DRBC Water Quality Newsletter

December 2012


Years before the creation of the U.S. Environmental Protection Agency, the Clean Water Act, and state environmental agencies, the Delaware River Basin Commission was working to improve the water quality of the Delaware River and its watershed. The first steps included establishing water quality standards in 1967 and passing water quality regulations in 1968 to enforce those standards. Over the following decades, DRBC worked with its state, federal, local, and non-government partners to implement and advance efforts to clean up the river, which is now heralded as one of the nation's top water quality improvement success stories. 

However, this accomplishment does not mean that the work is over. In some sections of the river, water quality is still in need of improvement, while, in others, water quality is above standards and needs to be maintained at these higher levels.

DRBC staff scientists monitor and collect data to support commission water quality programs. For example, monitoring is conducted to ensure compliance with standards and with Existing Water Quality (EWQ) criteria in Special Protection Waters. It is also undertaken to develop total maximum daily loads (TMDLs) and assimilative capacity determinations, to establish and calibrate water quality models, and to track the salt front for reservoir operations. Additionally, monitoring helps evaluate emerging threats to the water resources of the Delaware River Basin.

This newsletter briefly describes several monitoring efforts completed by commission staff during 2012, as well as provides details on a few water quality-focused reports that were published this year.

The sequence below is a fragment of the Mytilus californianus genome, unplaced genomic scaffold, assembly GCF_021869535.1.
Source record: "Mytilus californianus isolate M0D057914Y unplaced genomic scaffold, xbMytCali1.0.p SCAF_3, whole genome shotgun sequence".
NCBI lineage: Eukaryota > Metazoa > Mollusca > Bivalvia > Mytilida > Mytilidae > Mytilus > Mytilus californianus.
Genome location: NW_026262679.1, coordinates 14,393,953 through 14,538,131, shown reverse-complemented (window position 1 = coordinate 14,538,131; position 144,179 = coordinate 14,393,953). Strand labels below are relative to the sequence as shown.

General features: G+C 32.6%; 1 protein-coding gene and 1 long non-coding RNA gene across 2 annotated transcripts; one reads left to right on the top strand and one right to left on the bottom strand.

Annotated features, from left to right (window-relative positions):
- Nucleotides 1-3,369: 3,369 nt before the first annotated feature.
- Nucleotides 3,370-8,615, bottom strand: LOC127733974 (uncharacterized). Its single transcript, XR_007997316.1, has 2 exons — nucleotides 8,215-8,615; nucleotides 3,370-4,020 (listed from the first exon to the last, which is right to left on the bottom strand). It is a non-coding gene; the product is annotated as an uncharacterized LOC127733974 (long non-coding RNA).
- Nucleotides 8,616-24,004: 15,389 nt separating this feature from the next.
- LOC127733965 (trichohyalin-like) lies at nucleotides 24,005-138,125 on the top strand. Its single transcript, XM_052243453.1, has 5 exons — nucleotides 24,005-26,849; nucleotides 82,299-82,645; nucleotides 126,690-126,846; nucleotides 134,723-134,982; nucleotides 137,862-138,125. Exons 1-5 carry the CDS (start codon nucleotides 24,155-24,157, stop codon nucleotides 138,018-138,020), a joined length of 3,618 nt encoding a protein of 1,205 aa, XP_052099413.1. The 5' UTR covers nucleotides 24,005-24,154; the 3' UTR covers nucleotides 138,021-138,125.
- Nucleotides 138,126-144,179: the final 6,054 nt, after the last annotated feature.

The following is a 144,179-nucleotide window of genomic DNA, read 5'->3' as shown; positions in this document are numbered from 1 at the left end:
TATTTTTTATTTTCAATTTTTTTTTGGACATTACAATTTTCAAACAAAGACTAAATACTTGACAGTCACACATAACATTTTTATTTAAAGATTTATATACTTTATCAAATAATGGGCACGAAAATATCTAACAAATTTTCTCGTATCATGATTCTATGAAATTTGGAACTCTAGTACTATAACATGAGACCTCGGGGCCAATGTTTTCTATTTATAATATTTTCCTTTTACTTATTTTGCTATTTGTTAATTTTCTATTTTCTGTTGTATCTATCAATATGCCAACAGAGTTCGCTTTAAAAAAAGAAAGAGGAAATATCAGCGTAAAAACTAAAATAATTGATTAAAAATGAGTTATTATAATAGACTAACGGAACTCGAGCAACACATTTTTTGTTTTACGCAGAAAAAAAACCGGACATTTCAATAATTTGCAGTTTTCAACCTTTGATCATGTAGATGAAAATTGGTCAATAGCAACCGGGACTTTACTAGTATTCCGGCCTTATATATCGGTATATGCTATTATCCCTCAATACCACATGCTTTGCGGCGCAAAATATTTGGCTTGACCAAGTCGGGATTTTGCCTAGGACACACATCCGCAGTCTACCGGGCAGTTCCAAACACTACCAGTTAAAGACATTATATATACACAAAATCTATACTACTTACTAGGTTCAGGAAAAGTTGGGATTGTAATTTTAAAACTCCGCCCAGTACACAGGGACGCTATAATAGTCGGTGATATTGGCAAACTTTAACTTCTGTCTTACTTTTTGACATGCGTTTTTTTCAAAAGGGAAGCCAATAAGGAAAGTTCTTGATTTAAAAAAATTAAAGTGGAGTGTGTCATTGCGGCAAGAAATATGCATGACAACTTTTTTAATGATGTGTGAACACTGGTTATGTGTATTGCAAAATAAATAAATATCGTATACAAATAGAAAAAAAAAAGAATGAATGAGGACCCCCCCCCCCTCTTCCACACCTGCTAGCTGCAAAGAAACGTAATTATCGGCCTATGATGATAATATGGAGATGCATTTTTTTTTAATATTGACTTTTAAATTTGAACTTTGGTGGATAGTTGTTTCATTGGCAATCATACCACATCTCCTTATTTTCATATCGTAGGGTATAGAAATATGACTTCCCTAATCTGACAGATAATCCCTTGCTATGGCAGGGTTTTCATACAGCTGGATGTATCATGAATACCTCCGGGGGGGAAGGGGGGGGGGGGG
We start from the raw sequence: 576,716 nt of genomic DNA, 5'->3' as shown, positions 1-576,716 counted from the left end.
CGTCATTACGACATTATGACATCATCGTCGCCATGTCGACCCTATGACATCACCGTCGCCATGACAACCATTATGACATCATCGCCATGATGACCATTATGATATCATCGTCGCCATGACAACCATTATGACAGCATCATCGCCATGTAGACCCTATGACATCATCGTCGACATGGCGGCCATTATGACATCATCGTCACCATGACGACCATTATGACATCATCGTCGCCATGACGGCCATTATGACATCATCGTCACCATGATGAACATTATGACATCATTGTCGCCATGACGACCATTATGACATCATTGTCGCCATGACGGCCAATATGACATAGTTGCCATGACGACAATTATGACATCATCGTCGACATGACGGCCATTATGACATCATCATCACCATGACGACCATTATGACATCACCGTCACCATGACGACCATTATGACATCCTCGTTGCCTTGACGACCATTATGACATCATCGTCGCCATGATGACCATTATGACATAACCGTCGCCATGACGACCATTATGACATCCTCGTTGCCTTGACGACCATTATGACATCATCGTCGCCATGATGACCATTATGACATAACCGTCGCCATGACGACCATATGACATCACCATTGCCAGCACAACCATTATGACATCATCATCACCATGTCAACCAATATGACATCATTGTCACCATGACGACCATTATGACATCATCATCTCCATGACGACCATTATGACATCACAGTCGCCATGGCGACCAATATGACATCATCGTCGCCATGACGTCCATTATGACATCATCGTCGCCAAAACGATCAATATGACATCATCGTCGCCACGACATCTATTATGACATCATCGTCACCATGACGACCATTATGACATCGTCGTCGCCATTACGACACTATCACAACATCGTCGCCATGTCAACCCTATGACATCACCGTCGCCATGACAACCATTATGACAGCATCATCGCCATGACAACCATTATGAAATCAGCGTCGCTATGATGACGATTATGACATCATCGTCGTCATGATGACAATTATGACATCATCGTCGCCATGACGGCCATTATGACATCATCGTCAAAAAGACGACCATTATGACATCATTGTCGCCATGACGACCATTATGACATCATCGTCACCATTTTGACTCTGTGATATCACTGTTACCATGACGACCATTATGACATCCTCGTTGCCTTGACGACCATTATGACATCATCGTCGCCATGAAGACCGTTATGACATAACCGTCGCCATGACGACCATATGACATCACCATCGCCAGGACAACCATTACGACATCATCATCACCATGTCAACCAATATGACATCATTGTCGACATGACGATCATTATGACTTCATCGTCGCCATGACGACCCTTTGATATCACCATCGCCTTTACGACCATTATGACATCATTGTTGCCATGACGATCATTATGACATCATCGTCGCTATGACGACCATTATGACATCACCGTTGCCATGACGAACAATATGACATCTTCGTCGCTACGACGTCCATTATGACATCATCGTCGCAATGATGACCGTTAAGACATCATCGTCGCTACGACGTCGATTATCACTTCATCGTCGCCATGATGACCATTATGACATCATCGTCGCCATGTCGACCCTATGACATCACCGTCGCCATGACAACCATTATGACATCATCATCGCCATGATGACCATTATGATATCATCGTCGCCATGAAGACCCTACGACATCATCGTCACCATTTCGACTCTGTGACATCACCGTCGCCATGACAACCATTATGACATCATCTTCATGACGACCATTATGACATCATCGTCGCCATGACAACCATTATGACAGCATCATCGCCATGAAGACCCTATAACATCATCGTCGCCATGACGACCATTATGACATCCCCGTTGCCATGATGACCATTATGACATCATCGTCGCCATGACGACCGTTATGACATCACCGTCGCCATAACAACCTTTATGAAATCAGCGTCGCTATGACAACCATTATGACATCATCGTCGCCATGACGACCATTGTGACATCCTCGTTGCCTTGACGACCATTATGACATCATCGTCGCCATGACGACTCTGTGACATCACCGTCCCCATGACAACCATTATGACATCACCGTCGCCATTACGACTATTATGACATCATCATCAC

DRBC Graphic: Depiction of how, over the years, as bacteria levels decreased, dissolved oxygen levels increased in the Delaware Estuary; this is one indication of improved water quality in these waters. 


Non-Tidal Monitoring (North of Trenton, N.J.)

  • HOBO® Monitors - Concurrent with the drafting of DRBC's Natural Gas Development Regulations, commission staff have been collecting baseline information before gas development commences in the upper basin to better protect the existing high water quality of this region. Six HOBO® loggers were deployed to continuously measure conductivity and temperature in the following locations: the Delaware River at Callicoon, West Branch Lackawaxen, and Equinunk, Oquaga, Shehawken, and Middle Branch Dyberry creeks. Conductivity measures the ability of water to pass an electrical current due to the presence of ions. Each stream tends to have a relatively constant range of conductivity; significant changes in conductivity can indicate the presence of a discharge or other type of pollution in the stream. The HOBO® monitors will provide a better understanding of pre-drilling baseline conductivity ranges over a variety of flows and conditions, including, for example, road salting, and will allow DRBC to better differentiate between conductivity spikes that may arise due to natural gas drilling-related activities versus background conditions. Photo: HOBO® logger deployed to monitor water temperature and conductivity; photo courtesy of Don Hamilton, National Park Service.